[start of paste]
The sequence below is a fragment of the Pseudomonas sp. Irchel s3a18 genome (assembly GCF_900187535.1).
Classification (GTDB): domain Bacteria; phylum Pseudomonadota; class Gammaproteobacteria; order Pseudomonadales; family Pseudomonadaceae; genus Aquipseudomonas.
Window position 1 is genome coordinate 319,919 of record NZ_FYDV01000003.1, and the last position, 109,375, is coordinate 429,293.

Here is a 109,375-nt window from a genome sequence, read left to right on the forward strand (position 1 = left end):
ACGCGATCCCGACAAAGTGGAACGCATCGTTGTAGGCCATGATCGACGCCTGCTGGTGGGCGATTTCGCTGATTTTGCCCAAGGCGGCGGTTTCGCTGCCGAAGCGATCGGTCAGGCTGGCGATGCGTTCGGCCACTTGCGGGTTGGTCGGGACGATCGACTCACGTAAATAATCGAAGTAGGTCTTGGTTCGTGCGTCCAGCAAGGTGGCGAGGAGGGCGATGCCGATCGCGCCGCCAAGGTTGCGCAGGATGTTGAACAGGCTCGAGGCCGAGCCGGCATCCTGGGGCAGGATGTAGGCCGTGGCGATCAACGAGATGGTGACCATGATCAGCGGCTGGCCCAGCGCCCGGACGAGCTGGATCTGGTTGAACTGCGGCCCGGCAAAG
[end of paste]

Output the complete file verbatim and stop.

The sequence below is a fragment of the Pseudomonas sp. Irchel s3a18 genome (assembly GCF_900187535.1).
Classification (GTDB): domain Bacteria; phylum Pseudomonadota; class Gammaproteobacteria; order Pseudomonadales; family Pseudomonadaceae; genus Aquipseudomonas.
Window position 1 is genome coordinate 319,919 of record NZ_FYDV01000003.1, and the last position, 109,375, is coordinate 429,293.

Here is a 109,375-nt window from a genome sequence, read left to right on the forward strand (position 1 = left end):
ACGCGATCCCGACAAAGTGGAACGCATCGTTGTAGGCCATGATCGACGCCTGCTGGTGGGCGATTTCGCTGATTTTGCCCAAGGCGGCGGTTTCGCTGCCGAAGCGATCGGTCAGGCTGGCGATGCGTTCGGCCACTTGCGGGTTGGTCGGGACGATCGACTCACGTAAATAATCGAAGTAGGTCTTGGTTCGTGCGTCCAGCAAGGTGGCGAGGAGGGCGATGCCGATCGCGCCGCCAAGGTTGCGCAGGATGTTGAACAGGCTCGAGGCCGAGCCGGCATCCTGGGGCAGGATGTAGGCCGTGGCGATCAACGAGATGGTGACCATGATCAGCGGCTGGCCCAGCGCCCGGACGAGCTGGATCTGGTTGAACTGCGGCCCGGCAAAG